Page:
Cocky count: how Perth’s ‘green’ growth plan could wipe out WA’s best-loved bird


Robert Davis, Edith Cowan University and Martine Maron, The University of Queensland

Carnaby’s black cockatoo lives only in southwestern Australia. Although a much-loved cultural icon, it is now facing a major threat to its persistence: urban growth. Will Western Australia’s favourite bird survive Perth’s expansion?

It is already listed as endangered under state and federal legislation. Historical land clearing has decimated Carnaby’s numbers, felling their breeding grounds and reducing their range. Today, the birds are thought to be using all of their remaining habitat, which is barely enough to sustain the population.

Current distribution range of Carnaby’s black cockatoos.
Joseph Forshaw/Wikimedia Commons, CC BY-SA

But there is a major new threat to this charismatic cockatoo. The new “Green Growth Plan” for Perth and the nearby Peel region could pave the way for the clearing of tens of thousands of hectares of important feeding and roosting habitat, in the name of urban development.

A rocky road ahead

State environment minister Albert Jacob has claimed that the Green Growth Plan is “the absolute best opportunity” for the cockatoo population’s long-term survival.

But under the current draft plan, which is open for public consultation until May 13, Carnaby’s will lose more than 50% of their remaining feeding habitat in the Perth-Peel region, with a proportionate decline possible if key food resources are lost.

Perth’s unique Banskia woodlands are the critical native feeding habitat for Carnaby’s Black-Cockatoo.
Robert Davis, Author provided

The Carnaby’s is already declining at an alarming rate, according to BirdLife Australia’s Great Cocky Count – one of the largest citizen science surveys of its kind in Australia.

The past six years of Great Cocky Counts suggest that the population has dropped by 15% each year. Without drastic action, the window of opportunity to save this population is rapidly closing.

Yet instead of addressing this decline, the Green Growth Plan is poised to lock in destruction of more than 30,000 hectares of Carnaby’s habitat, because the conservation measures it proposes are more than cancelled out by the loss of habitat in areas of prime habitat that are zoned for urban development.

New foods

In response to dwindling natural food sources, the adaptable Carnaby’s black cockatoos have been feeding on non-native pine plantations since the 1940s. These plantations have become even more important to the species as remaining native habitat continues to be cleared.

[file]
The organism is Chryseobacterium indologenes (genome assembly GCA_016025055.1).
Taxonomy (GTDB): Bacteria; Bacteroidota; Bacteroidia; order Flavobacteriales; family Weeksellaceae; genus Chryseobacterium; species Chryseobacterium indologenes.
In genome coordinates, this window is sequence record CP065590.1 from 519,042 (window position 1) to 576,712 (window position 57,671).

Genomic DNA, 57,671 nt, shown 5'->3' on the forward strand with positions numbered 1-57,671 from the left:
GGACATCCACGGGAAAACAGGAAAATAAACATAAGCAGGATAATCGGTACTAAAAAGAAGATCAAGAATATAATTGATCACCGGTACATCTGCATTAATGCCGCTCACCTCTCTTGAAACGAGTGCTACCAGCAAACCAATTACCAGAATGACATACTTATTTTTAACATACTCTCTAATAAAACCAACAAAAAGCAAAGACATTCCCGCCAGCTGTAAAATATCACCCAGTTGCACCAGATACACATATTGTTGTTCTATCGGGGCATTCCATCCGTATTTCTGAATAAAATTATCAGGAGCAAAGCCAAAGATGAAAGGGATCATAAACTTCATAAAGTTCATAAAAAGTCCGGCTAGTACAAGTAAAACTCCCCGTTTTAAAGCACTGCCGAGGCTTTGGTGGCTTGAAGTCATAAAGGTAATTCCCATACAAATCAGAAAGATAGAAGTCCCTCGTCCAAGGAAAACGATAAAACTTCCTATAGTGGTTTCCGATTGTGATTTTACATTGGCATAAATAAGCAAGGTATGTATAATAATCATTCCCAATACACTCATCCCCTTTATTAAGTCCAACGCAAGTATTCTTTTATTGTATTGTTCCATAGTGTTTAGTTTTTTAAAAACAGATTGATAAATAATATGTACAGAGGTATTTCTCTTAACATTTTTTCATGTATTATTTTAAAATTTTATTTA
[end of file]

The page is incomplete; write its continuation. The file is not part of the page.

At their peak, Perth’s Gnangara pine plantation provided 23,000 ha of prime feeding and roosting habitat. One study found that the plantations support several thousand Carnaby’s black cockatoos from January to June each year, and more than half (59%) of the birds counted in the Perth region in 2014 were associated with Gnangara.

However, since 2004 these pines have been harvested without replacement. The plantations stand over an underground aquifer called the Gnangara Mound, one of Perth’s most important water resources. With Perth’s rainfall continuing to decline while the city’s water needs grow, the pines are no longer seen as a responsible use of water.

As removing the pines will increase recharge of the aquifer, the WA government has decided that the pines will have to go.

Even though the pines are not native, their loss will have a major impact on a species already imperilled by habitat loss. Many birds are likely to starve when the food source on which they have come to rely is taken away.

Why the Green Growth Plan doesn’t stack up

So what does the Green Growth Plan offer to protect the cockatoos in the face of the planned habitat loss? Unfortunately, not a lot.

In exchange for the loss of more than 14,000 ha of native habitat and 24,000 ha of pine forest in the Perth-Peel region, the plan proposes that 5,000 ha of pines should be replanted. But young pines take many years to produce the same amount of food as established trees, so there will be a time lag before the food source is even partly replaced.

The plan also proposes to increase the level of protection of more than 100,000 ha of existing feeding habitat. But of course, that habitat is already there, and is being used by the cockatoos. Most of it is also already protected to some degree, which raises questions about how much genuine benefit schemes like this really provide.

The bottom line is that less habitat cannot sustain the same number of cockatoos. They and other species that rely on Banksia woodlands of the Swan Coastal Plain have been suffering from Perth’s unchecked urbanisation for many decades.

For the Perth-Peel plan to truly be considered green, the needs of a growing city must be balanced fairly against preservation of our unique flora and fauna by prioritising habitat retention and looking to alternatives to the ongoing loss of critical habitat.

This article was co-authored by Tegan Douglas and Sam Vine of Birdlife Australia.

The Conversation